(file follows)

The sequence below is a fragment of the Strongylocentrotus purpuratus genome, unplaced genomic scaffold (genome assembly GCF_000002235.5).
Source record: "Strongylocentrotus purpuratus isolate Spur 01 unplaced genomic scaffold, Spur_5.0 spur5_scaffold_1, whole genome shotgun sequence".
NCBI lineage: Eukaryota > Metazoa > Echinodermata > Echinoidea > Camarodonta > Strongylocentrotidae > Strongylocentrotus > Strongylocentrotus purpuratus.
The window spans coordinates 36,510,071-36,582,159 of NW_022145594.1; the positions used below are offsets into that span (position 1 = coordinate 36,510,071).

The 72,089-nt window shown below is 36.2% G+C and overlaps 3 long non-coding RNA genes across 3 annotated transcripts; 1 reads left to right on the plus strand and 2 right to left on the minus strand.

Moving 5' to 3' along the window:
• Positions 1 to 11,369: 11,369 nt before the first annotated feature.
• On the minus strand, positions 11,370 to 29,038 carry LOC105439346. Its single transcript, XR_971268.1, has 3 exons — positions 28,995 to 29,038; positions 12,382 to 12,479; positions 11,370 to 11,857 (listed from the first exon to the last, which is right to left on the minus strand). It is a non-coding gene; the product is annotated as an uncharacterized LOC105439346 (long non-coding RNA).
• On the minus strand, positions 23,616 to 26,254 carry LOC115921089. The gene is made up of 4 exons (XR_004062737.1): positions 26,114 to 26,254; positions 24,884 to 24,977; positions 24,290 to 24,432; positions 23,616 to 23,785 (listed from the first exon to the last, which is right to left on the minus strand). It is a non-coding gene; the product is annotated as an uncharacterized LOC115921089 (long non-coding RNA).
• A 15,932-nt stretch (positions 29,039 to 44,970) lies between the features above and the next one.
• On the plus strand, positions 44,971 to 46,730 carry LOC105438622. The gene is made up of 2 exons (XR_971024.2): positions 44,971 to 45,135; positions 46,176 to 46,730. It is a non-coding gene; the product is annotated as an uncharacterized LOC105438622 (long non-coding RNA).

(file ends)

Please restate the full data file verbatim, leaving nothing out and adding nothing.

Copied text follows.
The sequence below is a fragment of the Strongylocentrotus purpuratus genome, unplaced genomic scaffold (genome assembly GCF_000002235.5).
Source record: "Strongylocentrotus purpuratus isolate Spur 01 unplaced genomic scaffold, Spur_5.0 spur5_scaffold_1, whole genome shotgun sequence".
NCBI lineage: Eukaryota > Metazoa > Echinodermata > Echinoidea > Camarodonta > Strongylocentrotidae > Strongylocentrotus > Strongylocentrotus purpuratus.
The window spans coordinates 36,510,071-36,582,159 of NW_022145594.1; the positions used below are offsets into that span (position 1 = coordinate 36,510,071).

The 72,089-nt window shown below is 36.2% G+C and overlaps 3 long non-coding RNA genes across 3 annotated transcripts; 1 reads left to right on the plus strand and 2 right to left on the minus strand.

Moving 5' to 3' along the window:
• Positions 1 to 11,369: 11,369 nt before the first annotated feature.
• On the minus strand, positions 11,370 to 29,038 carry LOC105439346. Its single transcript, XR_971268.1, has 3 exons — positions 28,995 to 29,038; positions 12,382 to 12,479; positions 11,370 to 11,857 (listed from the first exon to the last, which is right to left on the minus strand). It is a non-coding gene; the product is annotated as an uncharacterized LOC105439346 (long non-coding RNA).
• On the minus strand, positions 23,616 to 26,254 carry LOC115921089. The gene is made up of 4 exons (XR_004062737.1): positions 26,114 to 26,254; positions 24,884 to 24,977; positions 24,290 to 24,432; positions 23,616 to 23,785 (listed from the first exon to the last, which is right to left on the minus strand). It is a non-coding gene; the product is annotated as an uncharacterized LOC115921089 (long non-coding RNA).
• A 15,932-nt stretch (positions 29,039 to 44,970) lies between the features above and the next one.
• On the plus strand, positions 44,971 to 46,730 carry LOC105438622. The gene is made up of 2 exons (XR_971024.2): positions 44,971 to 45,135; positions 46,176 to 46,730. It is a non-coding gene; the product is annotated as an uncharacterized LOC105438622 (long non-coding RNA).